Tarheel Enterprises Inc. Tackles New Jersey’s Biggest Civil Projects

Wed May 14, 2008 - Northeast Edition
CEG



The three young Chrysanthopoulos brothers — George, Michael and Alex — started out their careers jointly operating a restaurant.

But running a restaurant didn’t quite whet their appetite for the kind of work they really liked — construction. So they entered the industry working for the Hess Brothers Corporation. By 1987, the brothers went into the paving and construction business for themselves as Tarheel Enterprises Inc., working smaller projects.

“We started out with a pick and a shovel,” George said, smiling as he recalled those early days.

Those days are long gone, though. By the early 1990s, they had moved into heavy highway construction and paving. And today, Tarheel works giant civil projects around New Jersey and realizes annual revenues exceeding $60 million.

“We’ve been at that level for several years and we’re comfortable with maintaining that level of work,” Chrysanthopoulos said.

No Small Jobs

A quick look at its recent portfolio offers a glimpse at the scope of the projects Tarheel and its 150 to 200 employees tackle.

• Interstate 287 — reconstruction of four bridge decks and repaving with 150,000 tons (136,078 t) of standard Superpave mix, a $40 million project.

• Port of Newark — reconstruction and repaving of 450-acre (182 ha) terminal areas, including sewer and water main installation. Total of 1.2 million tons (1.08 million t) of paving material, a $103 million project.

• Route 109 — a 6.5 mi. (10.5 km) reconstruction of the state highway, a $60 million project.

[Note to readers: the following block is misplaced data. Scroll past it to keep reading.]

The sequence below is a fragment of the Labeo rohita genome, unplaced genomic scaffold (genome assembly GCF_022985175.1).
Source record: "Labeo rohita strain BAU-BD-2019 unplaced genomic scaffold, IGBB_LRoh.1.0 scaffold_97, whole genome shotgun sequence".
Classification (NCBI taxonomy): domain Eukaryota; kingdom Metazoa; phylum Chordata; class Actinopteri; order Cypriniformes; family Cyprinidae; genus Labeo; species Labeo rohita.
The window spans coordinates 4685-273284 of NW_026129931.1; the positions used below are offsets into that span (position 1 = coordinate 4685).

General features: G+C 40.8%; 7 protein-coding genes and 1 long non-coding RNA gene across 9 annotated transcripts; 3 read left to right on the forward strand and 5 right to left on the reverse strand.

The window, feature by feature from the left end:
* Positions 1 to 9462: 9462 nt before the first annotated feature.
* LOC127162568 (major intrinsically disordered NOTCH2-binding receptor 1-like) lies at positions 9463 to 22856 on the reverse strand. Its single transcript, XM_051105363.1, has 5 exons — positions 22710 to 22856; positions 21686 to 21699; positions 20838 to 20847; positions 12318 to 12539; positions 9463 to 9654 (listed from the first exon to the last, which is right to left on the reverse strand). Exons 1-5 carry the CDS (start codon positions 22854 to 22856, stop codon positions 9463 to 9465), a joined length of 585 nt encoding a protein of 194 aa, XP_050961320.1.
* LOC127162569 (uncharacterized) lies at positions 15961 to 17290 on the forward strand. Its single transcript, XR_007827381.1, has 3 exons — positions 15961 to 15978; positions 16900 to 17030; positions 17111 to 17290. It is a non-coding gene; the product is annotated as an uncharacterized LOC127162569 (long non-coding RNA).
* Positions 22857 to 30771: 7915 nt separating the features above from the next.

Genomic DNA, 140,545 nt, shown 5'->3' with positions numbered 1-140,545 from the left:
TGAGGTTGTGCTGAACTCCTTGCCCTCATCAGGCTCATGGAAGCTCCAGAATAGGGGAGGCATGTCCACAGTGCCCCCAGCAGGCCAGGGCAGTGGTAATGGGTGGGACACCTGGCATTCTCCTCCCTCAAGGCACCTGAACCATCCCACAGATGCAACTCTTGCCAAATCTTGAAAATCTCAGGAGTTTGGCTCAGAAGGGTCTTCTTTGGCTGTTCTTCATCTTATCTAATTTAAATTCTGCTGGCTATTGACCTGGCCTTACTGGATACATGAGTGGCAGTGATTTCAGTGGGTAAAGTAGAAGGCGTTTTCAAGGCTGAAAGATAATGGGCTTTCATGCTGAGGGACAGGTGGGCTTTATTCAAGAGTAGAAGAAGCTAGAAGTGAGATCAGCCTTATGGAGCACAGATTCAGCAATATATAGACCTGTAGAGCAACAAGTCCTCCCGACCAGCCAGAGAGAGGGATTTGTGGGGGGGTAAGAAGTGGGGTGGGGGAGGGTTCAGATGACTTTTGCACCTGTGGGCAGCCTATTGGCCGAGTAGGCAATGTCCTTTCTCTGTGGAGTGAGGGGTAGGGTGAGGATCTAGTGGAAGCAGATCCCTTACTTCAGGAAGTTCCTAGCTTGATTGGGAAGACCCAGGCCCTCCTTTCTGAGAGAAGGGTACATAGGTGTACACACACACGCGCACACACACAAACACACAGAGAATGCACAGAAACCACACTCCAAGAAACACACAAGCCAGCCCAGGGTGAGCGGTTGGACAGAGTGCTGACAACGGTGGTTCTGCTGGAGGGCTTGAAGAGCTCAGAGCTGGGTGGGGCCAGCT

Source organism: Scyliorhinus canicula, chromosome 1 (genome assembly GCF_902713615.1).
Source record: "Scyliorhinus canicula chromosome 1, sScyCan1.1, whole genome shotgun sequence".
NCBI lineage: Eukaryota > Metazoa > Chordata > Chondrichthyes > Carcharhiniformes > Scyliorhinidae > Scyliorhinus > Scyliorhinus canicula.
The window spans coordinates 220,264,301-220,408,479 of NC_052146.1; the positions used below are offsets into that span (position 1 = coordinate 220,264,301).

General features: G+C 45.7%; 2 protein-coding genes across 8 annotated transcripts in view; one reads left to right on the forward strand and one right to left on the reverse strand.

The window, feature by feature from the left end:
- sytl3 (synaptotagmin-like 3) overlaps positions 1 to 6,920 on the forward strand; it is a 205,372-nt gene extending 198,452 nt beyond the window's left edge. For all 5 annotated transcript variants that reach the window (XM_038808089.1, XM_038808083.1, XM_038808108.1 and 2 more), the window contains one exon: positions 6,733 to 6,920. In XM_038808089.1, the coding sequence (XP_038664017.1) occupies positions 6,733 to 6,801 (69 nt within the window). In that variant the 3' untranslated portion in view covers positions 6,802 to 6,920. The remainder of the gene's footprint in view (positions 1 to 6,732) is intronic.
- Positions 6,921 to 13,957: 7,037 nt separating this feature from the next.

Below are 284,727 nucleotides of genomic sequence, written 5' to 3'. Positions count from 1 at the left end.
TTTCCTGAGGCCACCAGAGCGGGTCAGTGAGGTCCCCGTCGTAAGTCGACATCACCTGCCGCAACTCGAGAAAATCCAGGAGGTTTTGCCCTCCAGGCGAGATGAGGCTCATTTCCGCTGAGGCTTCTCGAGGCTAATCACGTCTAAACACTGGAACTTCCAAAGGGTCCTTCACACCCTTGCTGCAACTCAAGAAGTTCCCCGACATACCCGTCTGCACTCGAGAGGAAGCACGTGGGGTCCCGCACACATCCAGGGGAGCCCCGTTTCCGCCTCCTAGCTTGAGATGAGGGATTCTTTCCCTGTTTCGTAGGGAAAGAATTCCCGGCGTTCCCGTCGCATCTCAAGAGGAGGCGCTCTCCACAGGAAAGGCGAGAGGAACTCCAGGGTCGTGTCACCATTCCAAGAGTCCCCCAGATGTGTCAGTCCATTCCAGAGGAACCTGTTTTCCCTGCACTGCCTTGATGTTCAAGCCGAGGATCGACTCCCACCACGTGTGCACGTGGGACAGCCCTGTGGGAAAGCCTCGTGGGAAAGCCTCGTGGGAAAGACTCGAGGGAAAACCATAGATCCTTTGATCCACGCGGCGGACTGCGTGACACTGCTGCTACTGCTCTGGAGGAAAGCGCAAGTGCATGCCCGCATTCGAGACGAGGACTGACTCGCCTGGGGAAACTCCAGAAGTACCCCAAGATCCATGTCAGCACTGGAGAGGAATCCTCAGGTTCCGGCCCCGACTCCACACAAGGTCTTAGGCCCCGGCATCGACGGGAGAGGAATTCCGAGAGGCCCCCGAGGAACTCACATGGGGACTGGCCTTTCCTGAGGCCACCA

• Route 46 — bridge reconstruction, a $25 million project.

As Chrysanthopoulos said, “We do it all.”

The company also operates a quarry in Pennsylvania.

No Time for Downtime

Meeting and beating deadlines is important in every industry, but it is crucial in the paving business. Finishing ahead of schedule and meeting smoothness standards can garner a company big bonus money. Chrysanthopoulos mentioned, for example, a recent $750,000 bonus for completing one section of the I-287 project early.

“Production is the key for any of our projects,” Chrysanthopoulos said, adding that his Cat pavers and compactors have proven reliable and very productive, holding up exceptionally well under his company’s production requirements.

Key to that production, Chrysanthopoulos said, is the personal service and support Tarheel receives from Foley Inc., of Piscataway, N.J.

“Foley’s product support is top notch,” he said. “They’re on site when and where we need them. They and their equipment ensure that our crews have very little downtime. And in paving, that is very important.”

In particular, he cited Jeff Merle, Foley’s vice president of machinery sales, and Bob Kukulski, Foley sales representative, as being instrumental in explaining and demonstrating what new models of machines can do for their business. In addition, he said, Ryan Foley, vice president of Foley Rents, has played a critical role in explaining the latest technologies available in the industry and expanding Tarheel’s use of them.

“Caterpillar plays a big and important part in our business,” Chrysanthopoulos said. “We’ve had very good experience with Cat equipment through the years and that’s why we keep coming back for more.”

(Reprinted with permission from PayDirt, Spring 2008.)